"Buenos dias", "buenas noches" -- this was the first words in a foreign language I heard in my life, as a three-year old boy growing up in developing post-war Western Germany, where the first gastarbeiters had arrived from Spain. Fascinated by the strange sounds, I tried to get to know some more languages, the only opportunity being TV courses of English and French -- there was no foreign language education for pre-teen school children in Germany yet in those days. Read more
To find some answers Tim Machan explores the language's present and past, and looks ahead to its futures among the one and a half billion people who speak it. His search is fascinating and important, for definitions of English have influenced education and law in many countries and helped shape the identities of those who live in them.
This volume provides a new perspective on the evolution of the special language of medicine, based on the electronic corpus of Early Modern English Medical Texts, containing over two million words of medical writing from 1500 to 1700.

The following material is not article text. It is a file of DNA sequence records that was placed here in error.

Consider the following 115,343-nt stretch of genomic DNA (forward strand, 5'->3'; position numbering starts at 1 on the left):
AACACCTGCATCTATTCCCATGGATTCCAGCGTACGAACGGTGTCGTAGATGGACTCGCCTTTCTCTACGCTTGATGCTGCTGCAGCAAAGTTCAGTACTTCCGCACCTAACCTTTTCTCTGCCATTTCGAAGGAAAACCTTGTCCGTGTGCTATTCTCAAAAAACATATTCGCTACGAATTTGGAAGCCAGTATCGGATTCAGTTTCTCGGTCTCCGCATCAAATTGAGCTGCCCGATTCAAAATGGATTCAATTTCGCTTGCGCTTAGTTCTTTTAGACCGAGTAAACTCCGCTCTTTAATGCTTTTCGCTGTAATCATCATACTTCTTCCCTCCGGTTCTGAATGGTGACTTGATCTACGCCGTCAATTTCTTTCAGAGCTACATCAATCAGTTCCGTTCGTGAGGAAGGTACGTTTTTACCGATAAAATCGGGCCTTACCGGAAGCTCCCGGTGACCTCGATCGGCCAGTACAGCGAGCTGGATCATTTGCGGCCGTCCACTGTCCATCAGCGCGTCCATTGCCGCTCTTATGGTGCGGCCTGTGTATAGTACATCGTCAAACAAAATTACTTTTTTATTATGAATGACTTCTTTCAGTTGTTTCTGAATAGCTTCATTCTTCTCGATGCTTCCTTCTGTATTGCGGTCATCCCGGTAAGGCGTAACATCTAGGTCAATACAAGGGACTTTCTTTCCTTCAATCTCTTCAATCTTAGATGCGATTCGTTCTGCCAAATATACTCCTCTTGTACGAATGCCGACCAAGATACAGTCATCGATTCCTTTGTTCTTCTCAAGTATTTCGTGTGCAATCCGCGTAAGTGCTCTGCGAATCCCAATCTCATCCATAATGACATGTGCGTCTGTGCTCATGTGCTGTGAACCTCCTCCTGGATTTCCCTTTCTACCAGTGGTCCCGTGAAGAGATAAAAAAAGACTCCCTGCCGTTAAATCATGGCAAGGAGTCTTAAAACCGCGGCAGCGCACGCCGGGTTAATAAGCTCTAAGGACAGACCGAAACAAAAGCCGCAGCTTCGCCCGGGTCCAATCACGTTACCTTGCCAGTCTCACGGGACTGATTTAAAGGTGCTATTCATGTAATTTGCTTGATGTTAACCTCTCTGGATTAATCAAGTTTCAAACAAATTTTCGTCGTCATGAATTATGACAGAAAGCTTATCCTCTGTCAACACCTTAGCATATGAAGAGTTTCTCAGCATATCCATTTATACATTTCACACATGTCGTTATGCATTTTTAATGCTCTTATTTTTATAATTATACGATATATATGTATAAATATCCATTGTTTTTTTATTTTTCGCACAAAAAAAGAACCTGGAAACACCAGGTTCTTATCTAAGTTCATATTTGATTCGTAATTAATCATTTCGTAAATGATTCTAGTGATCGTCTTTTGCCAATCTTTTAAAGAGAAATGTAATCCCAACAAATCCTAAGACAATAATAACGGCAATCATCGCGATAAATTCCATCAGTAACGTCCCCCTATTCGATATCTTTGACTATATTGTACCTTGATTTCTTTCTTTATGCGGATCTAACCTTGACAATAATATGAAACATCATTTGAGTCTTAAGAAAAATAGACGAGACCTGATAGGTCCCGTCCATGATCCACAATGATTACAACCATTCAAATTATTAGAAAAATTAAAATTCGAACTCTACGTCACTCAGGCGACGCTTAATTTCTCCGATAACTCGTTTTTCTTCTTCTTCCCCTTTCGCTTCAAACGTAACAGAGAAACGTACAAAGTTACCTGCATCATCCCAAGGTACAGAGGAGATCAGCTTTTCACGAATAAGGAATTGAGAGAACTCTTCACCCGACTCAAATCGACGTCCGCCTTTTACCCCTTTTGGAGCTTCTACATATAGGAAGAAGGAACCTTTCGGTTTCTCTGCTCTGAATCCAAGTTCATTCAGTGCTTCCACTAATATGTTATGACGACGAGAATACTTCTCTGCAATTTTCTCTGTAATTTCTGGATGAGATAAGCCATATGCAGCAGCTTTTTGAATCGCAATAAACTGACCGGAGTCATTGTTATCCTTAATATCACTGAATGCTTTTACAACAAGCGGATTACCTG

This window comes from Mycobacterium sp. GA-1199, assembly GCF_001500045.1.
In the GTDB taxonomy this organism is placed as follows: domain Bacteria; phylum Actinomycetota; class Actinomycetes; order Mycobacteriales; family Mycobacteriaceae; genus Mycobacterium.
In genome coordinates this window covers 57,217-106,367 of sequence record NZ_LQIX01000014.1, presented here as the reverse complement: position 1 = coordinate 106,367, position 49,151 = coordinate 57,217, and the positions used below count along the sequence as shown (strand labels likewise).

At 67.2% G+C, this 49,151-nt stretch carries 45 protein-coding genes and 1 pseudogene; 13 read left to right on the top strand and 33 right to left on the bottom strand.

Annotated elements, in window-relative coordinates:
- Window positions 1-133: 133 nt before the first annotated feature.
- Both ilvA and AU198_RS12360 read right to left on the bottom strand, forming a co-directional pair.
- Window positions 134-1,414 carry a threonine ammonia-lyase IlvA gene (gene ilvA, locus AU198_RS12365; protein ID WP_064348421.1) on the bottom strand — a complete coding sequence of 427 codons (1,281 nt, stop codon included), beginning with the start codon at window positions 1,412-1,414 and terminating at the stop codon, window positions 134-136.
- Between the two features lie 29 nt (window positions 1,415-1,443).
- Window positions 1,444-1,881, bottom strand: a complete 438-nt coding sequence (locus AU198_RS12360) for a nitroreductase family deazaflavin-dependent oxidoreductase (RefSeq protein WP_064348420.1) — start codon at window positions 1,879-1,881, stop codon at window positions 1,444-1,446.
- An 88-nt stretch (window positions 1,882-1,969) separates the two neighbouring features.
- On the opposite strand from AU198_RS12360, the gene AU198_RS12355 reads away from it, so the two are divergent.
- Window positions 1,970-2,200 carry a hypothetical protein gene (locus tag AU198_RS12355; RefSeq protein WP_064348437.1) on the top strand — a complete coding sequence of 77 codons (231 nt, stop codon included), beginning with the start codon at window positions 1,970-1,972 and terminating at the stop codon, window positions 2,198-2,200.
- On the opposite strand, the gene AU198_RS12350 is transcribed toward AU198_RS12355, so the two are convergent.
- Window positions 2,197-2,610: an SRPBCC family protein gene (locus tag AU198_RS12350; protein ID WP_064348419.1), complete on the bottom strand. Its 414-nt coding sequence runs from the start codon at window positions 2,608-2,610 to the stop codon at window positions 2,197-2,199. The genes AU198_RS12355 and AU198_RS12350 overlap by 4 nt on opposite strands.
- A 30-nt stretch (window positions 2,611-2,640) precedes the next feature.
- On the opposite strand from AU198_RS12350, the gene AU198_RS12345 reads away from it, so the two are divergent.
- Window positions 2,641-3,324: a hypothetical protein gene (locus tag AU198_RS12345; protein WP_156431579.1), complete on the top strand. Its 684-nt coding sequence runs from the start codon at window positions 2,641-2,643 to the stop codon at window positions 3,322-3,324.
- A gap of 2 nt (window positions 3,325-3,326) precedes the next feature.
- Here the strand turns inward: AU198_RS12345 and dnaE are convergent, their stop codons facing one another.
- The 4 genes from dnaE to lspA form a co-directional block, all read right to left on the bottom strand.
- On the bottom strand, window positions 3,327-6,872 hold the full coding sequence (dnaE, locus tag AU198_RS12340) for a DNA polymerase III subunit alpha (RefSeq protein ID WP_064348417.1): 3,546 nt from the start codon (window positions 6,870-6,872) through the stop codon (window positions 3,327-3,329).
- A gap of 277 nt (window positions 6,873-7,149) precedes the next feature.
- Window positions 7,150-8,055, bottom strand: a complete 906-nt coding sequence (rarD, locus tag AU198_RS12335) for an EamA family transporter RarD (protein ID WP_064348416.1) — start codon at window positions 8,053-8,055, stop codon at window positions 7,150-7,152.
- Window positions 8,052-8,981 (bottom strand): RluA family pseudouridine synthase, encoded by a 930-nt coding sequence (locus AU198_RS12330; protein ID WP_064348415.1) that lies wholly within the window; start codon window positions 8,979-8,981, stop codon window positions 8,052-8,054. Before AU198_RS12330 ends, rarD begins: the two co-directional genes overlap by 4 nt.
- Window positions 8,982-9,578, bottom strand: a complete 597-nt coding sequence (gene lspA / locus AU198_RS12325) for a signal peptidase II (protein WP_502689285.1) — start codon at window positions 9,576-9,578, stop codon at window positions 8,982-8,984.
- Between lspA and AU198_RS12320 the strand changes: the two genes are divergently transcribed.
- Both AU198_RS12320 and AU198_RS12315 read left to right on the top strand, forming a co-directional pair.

Languages change and they keep changing as a result of communicative interactions and practices in the context of communities of language users. The articles in this volume showcase a range of such communities and their practices as loci of language change in the history of English. The notion of communities of practice takes its starting point in the work of Jean Lave and Etienne Wenger and refers to groups of people defined both through their membership in a community and through their shared practices. Three types of communities are particularly highlighted: networks of letter writers; groups of scribes and printers; and other groups of professionals, in particular administrators and scientists. In these diverse contexts in England, Scotland, the United States and South Africa, language change is not seen as an abstract process but as a response to the communicative needs and practices of groups of people engaged in interaction.